Media Round Up: Week of July 12th

Happy Friday! Welcome to our Media Round Up. Each week we’re collecting and sharing our favorite gender + politics stories. Here’s what caught our eye this week:

‘This Is Not a Boring History of Nagging Spinsters’

Jessica Bennett and Veronica Chambers, The New York Times

The story of suffrage is often wildly incomplete, leaving out the stories of women of color, working class women, and immigrant women who fought for their right to vote. The movement didn’t end with the 19th Amendment, either; it would take many more years for women of color to freely exercise their right to vote. The New York Times spoke to seven experts about suffrage misconceptions, the women left out of the history books, and the movement’s relevance today.

You can read the full article here.

West Virginia, Louisiana elect first openly transgender women to political positions

Anagha Srikanth, The Hill

2020 is ushering in a “Rainbow Wave” of LGBTQ+ candidates. There are at least 850 LGBTQ+ candidates on ballots in the country, which is almost twice as many as in the 2018 cycle. Now, West Virginia has made history for electing the state’s first openly transgender official to local office, and Louisiana has followed suit by electing its first openly trans woman to a political position.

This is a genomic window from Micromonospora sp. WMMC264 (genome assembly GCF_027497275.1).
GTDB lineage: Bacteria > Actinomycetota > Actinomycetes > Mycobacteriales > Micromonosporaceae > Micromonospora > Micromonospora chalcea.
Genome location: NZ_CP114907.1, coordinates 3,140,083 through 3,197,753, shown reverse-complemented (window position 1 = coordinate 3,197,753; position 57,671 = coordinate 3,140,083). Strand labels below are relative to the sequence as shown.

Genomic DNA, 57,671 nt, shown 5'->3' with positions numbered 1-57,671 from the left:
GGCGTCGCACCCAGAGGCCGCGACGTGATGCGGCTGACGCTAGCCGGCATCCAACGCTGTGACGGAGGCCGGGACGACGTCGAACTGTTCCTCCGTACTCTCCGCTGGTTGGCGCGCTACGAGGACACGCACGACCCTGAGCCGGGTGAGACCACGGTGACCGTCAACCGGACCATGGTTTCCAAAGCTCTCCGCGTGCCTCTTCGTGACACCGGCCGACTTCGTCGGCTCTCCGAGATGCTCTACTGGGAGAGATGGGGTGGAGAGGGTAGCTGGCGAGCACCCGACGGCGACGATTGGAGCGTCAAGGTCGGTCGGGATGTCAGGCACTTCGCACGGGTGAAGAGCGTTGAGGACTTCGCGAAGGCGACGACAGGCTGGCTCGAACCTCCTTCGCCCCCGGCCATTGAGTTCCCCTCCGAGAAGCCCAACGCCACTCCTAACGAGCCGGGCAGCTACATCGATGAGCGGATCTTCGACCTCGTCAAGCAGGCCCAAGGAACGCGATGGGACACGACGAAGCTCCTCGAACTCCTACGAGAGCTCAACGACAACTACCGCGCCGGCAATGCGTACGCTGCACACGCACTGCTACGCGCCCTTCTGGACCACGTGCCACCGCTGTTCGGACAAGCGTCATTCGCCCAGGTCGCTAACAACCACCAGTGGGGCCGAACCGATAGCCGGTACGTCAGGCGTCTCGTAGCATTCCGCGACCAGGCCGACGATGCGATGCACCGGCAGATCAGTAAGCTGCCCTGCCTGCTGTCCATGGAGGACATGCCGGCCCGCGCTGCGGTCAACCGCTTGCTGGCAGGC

You can read the full article here.

Sexism affects voting and puts Joe Biden in bind for his vice president

Lauren Wright, The Hill

Campaigning as a woman comes with sexism, traps, and expectations that men do not have to worry about. As the first woman VP pick on a major party ticket in 12 years, and only the 3rd in history, the Democratic nominee will face more intense pressure. Black women candidates have to walk an especially tedious tightrope, dealing with racist stereotypes as well as sexism.

You can read the full article here.

This is how America feels about feminism in 2020

Alia E. Dastagir, USA TODAY

A new Pew Research Center survey gives a closer look into American’s thoughts on gender equality. While a third of adults say feminism has helped white women a lot, only 21% say it’s done the same for Black women, and just one-in-ten say it’s helped poor women a lot. Black women are essential to the feminist movement, both historically and today. Click to read more about the survey’s important findings.

You can read the full article here.

The Group Behind Viral Anti-Trump Ads Wants to Win in November. Their Hyper Masculine Approach Isn’t Helping

Amanda Becker, Glamour

The Lincoln Project’s ads are generating social media buzz, but their strategy might not be effective. The group’s videos emphasize masculine leadership attributes and mock Trump’s stamina and mental acuity. These tactics don’t appeal to women, and could even turn them off – despite women being a critical voting bloc. The majority of the Lincoln Project’s co-founders are men, proving the importance of having a diversity of voices at the table.

You can read the full article here.


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